A: Our culture of innovation starts with our core values, which are Pursue Purpose, Be Agile, Champion Innovation, Include All and Earn Trust. If you aren’t dedicated to being proactive and, frankly, allocating resources to innovation, then it doesn’t matter what posters about innovation you hang on the walls.
It’s important to make sure your leadership exhibits the behaviors that align with your organization’s ambitions of innovation. At Change Healthcare, we’ve identified a number of behaviors that make up our Leadership DNA (which stands for Drive, Navigate and Align) and we measure leaders’ performance in these areas through frequent engagement surveys. If leaders aren’t performing, we put plans in place to help them improve.
Beyond leadership, all employees are held to the standards of our culture of innovation. We expect everyone who works with us to apply design thinking, AI, lean start-up and a variety of other capabilities that we think are necessary for a modern information technology company.
Q: What are some other efforts currently underway at Change Healthcare designed to inspire innovation and excitement among employees and customers alike?
A: We do a lot of co-creation with our customers. Organizations need partners when developing new products. Co-creating with our customers gets us out of conference rooms and actually inventing on site with leaders in the industry (at least before the pandemic, now we’re doing so virtually). A lot of organizations talk about doing this, but it’s too rarely done in practice.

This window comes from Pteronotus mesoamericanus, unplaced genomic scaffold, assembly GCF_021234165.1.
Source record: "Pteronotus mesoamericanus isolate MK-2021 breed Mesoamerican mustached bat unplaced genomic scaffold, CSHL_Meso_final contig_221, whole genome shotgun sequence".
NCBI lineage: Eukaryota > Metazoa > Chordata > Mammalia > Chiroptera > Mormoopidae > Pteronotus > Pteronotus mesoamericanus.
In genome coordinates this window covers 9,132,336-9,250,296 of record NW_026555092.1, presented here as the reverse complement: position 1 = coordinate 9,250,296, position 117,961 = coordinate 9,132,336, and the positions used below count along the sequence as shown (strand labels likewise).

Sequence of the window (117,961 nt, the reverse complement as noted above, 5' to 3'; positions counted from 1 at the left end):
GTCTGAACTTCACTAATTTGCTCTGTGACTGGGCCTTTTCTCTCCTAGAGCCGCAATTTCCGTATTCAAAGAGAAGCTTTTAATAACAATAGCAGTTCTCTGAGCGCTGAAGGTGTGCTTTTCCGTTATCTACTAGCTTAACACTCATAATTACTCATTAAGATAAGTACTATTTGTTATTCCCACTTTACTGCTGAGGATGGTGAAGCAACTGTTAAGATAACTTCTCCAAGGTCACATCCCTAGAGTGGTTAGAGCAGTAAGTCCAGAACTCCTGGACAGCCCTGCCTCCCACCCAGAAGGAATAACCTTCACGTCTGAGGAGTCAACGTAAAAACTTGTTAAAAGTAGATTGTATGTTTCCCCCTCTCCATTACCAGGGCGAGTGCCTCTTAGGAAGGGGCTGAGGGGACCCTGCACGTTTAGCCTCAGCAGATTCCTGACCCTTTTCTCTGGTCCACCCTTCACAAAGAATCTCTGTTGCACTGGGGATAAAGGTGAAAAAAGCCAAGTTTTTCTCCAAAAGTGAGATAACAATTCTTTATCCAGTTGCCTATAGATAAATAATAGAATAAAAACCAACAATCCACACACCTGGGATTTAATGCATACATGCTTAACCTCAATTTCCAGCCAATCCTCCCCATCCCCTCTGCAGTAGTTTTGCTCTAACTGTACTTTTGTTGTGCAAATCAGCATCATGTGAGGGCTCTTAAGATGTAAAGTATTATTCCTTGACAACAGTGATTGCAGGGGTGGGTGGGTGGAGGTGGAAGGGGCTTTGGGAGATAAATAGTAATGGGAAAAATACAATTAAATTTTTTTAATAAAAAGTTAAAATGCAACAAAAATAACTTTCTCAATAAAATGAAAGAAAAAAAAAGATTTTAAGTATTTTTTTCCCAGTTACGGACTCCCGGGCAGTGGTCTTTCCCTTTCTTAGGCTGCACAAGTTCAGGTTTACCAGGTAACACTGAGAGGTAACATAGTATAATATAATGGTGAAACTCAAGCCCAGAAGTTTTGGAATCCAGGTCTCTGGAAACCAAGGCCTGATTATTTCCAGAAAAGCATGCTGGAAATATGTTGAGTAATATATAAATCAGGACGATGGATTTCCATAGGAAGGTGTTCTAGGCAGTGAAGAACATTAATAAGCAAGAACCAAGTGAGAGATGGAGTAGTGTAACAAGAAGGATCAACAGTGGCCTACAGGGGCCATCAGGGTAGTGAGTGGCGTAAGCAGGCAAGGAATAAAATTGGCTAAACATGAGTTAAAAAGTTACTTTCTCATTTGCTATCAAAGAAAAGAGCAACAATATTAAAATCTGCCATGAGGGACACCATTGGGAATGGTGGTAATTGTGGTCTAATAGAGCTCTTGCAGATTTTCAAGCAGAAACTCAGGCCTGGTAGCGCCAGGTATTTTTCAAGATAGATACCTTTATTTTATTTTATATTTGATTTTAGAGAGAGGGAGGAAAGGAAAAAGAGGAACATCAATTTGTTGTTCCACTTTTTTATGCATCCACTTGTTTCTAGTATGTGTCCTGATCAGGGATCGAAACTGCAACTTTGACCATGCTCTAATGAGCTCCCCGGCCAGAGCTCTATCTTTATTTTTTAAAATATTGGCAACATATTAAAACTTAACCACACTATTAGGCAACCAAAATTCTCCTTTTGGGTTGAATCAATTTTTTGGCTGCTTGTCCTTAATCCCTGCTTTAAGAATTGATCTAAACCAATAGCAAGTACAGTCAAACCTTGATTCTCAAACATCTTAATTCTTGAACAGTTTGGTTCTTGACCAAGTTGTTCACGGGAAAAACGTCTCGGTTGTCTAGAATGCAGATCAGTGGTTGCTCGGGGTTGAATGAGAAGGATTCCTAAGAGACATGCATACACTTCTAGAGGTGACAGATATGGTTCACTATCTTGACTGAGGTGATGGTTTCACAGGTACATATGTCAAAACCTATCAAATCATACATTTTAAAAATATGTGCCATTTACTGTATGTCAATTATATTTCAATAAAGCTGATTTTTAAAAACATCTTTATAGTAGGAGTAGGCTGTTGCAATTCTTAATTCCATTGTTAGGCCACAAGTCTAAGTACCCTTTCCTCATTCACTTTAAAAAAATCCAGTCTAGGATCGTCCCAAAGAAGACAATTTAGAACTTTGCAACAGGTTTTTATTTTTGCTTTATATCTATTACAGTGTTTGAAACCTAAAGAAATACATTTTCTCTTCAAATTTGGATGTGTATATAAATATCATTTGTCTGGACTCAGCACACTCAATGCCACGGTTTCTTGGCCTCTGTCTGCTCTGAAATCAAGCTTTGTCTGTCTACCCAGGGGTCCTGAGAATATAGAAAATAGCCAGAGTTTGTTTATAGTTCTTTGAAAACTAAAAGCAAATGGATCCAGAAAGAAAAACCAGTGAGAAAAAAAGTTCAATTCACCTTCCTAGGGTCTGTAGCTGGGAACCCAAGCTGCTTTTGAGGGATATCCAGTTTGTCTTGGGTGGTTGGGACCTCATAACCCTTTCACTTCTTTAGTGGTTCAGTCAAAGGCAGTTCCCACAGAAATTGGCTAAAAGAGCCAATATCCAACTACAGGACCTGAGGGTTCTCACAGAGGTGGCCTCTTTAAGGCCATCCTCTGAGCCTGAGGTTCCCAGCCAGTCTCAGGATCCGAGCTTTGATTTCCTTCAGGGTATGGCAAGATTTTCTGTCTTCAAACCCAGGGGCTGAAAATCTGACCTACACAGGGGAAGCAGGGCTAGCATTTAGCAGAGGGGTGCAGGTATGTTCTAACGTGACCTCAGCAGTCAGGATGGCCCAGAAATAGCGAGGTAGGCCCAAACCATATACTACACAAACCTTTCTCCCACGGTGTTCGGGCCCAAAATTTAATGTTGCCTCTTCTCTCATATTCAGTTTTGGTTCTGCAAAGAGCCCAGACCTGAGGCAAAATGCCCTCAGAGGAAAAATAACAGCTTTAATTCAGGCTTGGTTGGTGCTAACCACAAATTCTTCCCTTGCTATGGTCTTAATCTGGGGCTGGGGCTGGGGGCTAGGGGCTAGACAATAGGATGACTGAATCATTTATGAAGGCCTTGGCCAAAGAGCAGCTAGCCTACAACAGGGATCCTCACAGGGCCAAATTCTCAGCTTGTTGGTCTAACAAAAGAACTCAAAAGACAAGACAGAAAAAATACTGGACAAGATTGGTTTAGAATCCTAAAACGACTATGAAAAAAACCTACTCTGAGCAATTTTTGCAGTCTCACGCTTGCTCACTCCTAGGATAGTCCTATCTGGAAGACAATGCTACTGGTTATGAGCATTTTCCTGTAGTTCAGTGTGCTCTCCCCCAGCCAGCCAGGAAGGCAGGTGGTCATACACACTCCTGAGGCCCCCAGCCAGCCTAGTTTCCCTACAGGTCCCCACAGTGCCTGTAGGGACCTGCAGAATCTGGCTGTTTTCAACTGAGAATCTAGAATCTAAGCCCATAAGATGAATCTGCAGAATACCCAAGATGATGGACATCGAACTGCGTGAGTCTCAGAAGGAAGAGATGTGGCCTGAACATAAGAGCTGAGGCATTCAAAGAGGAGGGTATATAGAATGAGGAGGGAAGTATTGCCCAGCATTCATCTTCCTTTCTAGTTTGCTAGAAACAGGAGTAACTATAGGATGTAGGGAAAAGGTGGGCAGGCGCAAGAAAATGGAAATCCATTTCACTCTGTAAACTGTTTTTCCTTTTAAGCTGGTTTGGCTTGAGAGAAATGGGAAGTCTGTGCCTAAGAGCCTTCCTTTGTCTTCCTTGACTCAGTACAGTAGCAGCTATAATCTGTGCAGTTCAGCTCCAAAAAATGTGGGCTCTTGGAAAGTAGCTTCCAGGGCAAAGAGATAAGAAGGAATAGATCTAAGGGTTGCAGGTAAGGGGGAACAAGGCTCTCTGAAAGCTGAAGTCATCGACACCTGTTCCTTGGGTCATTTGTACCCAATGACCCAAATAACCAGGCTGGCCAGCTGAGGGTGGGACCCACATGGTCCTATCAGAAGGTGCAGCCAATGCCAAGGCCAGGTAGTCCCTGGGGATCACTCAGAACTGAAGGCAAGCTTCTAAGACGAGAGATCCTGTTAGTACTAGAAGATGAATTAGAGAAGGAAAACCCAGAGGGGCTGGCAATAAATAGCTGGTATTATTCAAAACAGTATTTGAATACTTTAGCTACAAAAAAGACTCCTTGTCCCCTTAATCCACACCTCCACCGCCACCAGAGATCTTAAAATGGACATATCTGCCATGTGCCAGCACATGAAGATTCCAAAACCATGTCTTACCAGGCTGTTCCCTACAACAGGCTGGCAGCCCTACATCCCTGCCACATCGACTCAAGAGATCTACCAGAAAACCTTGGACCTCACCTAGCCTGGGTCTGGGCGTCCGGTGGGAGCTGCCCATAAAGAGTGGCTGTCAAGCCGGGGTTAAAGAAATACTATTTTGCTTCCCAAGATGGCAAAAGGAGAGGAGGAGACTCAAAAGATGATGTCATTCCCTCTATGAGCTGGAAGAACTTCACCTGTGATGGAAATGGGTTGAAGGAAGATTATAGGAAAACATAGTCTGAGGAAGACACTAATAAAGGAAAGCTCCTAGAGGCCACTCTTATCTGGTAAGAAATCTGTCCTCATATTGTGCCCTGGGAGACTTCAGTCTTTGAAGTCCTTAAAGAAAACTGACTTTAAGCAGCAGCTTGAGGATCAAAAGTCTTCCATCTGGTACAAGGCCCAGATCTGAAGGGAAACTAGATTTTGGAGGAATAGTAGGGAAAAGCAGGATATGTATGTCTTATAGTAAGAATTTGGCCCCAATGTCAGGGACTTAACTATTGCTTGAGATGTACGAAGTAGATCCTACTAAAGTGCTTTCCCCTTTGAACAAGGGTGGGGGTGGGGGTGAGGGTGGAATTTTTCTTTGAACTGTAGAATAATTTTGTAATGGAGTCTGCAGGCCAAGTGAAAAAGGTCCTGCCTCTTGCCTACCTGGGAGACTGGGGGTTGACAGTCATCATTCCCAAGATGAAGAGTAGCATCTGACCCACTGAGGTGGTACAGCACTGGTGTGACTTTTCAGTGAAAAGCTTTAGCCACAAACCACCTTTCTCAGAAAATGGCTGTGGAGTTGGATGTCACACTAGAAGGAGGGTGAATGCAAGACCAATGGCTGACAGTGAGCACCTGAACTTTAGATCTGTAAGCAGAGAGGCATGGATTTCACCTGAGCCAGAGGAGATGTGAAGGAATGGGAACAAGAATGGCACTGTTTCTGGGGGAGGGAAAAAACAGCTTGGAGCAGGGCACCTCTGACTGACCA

Internally, we have an Innovation Prize, which is essentially an annual competition that encourages employees to take highly complex problems in healthcare and use crowdsourcing to solve them, like “Shark Tank.” The competition creates a lot of energy around innovation.
While hiring the best software engineers is key, continuing to move the needle on their development is essential, so we’re focused on enabling our people to be ahead of the curve. For instance, we encourage collaboration and capabilities development through our Codefest event, a two-day hackathon where individuals or small teams can bring new ideas, create a business plan and a functional prototype, and compete for awards and recognition.
Q: What key lessons have you gained from leading an organization during a global pandemic? How will you use these leadership lessons as we move forward into 2021?
A: First of all, we’re going to have a more distributed workforce going forward, albeit one with regular get togethers for teams of various sizes to facilitate creative collaboration. We are talking to our people at all levels and surveying them more frequently to understand how they’re doing, how they’re dealing with the new normal, and what long-term changes they expect to see or desire from us. Given the feedback we’ve received, we’re evolving our capabilities to support this more distributed workforce and to help employees (particularly parents with school-age children) grapple with the challenges of the pandemic. We’ve made a concerted effort to become more attuned to having a nuanced and granular approach to supporting team members and their families. That has been a change from the pandemic that’s going to last. Before, our approach was by no means one-size-fits-all but now, it’s even more personalized to support people being their authentic selves.